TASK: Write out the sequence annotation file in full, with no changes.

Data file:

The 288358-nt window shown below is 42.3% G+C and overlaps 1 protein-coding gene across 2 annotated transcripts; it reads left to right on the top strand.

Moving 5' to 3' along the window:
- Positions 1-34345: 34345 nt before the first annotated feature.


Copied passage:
The 288358-nt window shown below is 42.3% G+C and overlaps 1 protein-coding gene across 2 annotated transcripts; it reads left to right on the top strand.

Moving 5' to 3' along the window:
- Positions 1-34345: 34345 nt before the first annotated feature.